Quarterly Report - 2024 - Q1

On April 30, 2024, Cameco reported its consolidated financial and operating results for the first quarter ended March 31, 2024, in accordance with International Financial Reporting Standards (IFRS).

“In the first quarter operational performance was strong across our uranium, fuel services and Westinghouse segments. Financial results are in line with the 2024 outlook we provided, which has not changed, and are as expected, reflecting normal quarterly variability and the required purchase accounting and other non-operational acquisition-related costs for Westinghouse,” said Tim Gitzel, Cameco’s president and CEO.

“Our strategy continues to demonstrate the benefits of aligning our operational, marketing, and financially focused decisions in a market where we are seeing sustained, positive momentum for nuclear energy like never before. We remain in the enviable position of having what we believe are the world’s premier, tier-one assets operating in stable geopolitical regions, along with our investments across the fuel cycle and reactor life cycle. That includes our investment in Westinghouse, where we are seeing its long-term business prospects continue to improve. With our position as a proven, reliable supplier operating across the nuclear fuel cycle, our customers recognize our deep understanding of how nuclear fuel markets work, and global policymakers are turning to us as thought leaders in the industry.

“Operationally, production results in the first quarter were strong and are on track with our 2024 plans, with production rates and total production costs in our uranium segment continuing to reflect the transition back to our tier-one cost structure. In the market, we continued to be selective in committing our unencumbered, tier-one, in-ground uranium inventory and UF6 conversion capacity, building on a contract portfolio that spans more than a decade by successfully layering in additional long-term contracts, increasing our annual commitments to an average of about 28 million pounds per year from 2024 through 2028. Every contract we add reflects the sentiment and dynamics in the market at the time it is negotiated, allowing us to capture greater upside and creating value over the lifetime of the contract. From a risk-managed financial perspective, our resulting expectation of strong cash flow generation is guiding our conservative capital allocation priorities in 2024, with focused debt reduction and prudent refinancing plans.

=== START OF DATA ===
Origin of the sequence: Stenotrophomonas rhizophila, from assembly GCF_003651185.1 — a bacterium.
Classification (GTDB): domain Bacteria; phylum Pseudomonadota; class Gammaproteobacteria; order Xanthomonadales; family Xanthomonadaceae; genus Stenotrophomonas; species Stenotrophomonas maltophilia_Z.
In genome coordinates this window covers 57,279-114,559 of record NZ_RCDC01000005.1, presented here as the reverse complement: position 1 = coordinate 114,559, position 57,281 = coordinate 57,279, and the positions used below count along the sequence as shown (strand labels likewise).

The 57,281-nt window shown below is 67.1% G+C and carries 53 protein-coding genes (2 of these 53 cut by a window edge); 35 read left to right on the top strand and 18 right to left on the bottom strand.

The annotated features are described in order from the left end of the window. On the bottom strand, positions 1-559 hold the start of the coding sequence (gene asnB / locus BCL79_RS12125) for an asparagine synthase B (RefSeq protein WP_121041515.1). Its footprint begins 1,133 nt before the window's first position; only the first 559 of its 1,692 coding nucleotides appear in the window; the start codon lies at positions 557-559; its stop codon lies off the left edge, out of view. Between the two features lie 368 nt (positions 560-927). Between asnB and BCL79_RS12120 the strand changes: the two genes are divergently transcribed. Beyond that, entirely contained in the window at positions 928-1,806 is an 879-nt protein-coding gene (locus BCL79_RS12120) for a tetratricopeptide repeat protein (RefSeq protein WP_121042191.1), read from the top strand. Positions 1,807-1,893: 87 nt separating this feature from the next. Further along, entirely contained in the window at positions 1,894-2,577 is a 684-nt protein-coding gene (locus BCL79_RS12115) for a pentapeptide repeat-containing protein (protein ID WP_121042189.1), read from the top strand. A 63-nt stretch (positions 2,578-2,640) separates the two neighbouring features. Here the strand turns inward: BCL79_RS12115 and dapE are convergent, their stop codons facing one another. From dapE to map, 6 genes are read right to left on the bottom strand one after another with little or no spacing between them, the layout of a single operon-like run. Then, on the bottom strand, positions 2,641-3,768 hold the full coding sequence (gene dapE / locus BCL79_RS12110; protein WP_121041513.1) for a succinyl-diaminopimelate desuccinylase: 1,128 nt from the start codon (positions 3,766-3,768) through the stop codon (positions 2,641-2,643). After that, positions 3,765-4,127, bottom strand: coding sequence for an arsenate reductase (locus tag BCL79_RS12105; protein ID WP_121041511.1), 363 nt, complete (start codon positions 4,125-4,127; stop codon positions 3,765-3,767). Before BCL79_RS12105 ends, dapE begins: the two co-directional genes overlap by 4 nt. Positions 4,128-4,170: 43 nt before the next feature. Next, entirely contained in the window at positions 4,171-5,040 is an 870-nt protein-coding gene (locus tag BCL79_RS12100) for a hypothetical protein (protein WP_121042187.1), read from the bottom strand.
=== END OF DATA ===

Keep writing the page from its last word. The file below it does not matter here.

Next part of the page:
“Full-cycle support for nuclear energy and the required uranium fuel continues to grow, with increasing public support, positive policy decisions, and market-based solutions underpinning the positive fundamentals and durable long-term demand story for nuclear. The inaugural Nuclear Energy Summit took place in Brussels in March, with representatives from 32 countries joining forces to back supportive measures in areas including financing, regulatory cooperation, technological innovation, and workforce training, enabling the expansion of nuclear power to help address climate change and boost energy security.

“The benefits of nuclear energy as a critical tool in the fight against climate change and the advantage nuclear provides in the context of energy security are not only being recognized and highlighted by governments around the world, but by energy-intensive industries that are advancing faster than policymakers to effectively transition to energy sources that provide clean, constant and reliable power. An increase in public support from tech sector leaders and announcements like the recent acquisition of a 960 MW data centre campus by Amazon Web Services, with a related long-term agreement to secure reliable power from Talen’s Energy Corporation’s Susquehanna nuclear power plant, are indicative of that industrial focus.

“The geopolitical events that have been amplifying global supply chain and transportation risks are continuing to have a significant impact on nuclear fuel customer procurement strategies. Utilities are adjusting their supply chains to ensure reliable supply, with increasing competition to secure long-term contracts for uranium products and services. We expect that Cameco and Westinghouse, as proven producers of uranium products and services and having demonstrated strong and sustainable performance, can be expected to benefit from the significant tailwinds associated with having licensed and permitted operations in geopolitically stable jurisdictions.

“We are a responsible, commercial supplier with a strong balance sheet, long-lived, tier-one assets, and a proven operating track record. We are invested across the nuclear fuel cycle and believe we have the right strategy to achieve our vision of ‘energizing a clean-air world’ and do so in a manner that reflects our values. Embedded in our decisions is a commitment to address the risks and opportunities that we believe will make our business sustainable over the long term.”

  • 2024 outlook remains solid: We are tracking well towards achieving the 2024 outlook provided in our 2023 annual MD&A. We continue to expect strong cash flow generation, with estimated consolidated revenue of between about $2.9 billion and $3.0 billion. We maintain the outlook for our share of Westinghouse’s 2024 adjusted EBITDA of between $445 million and $510 million. See Outlook for 2024 in our first quarter MD&A for more information. Adjusted EBITDA attributable to Westinghouse is a non-IFRS measure, see page 5.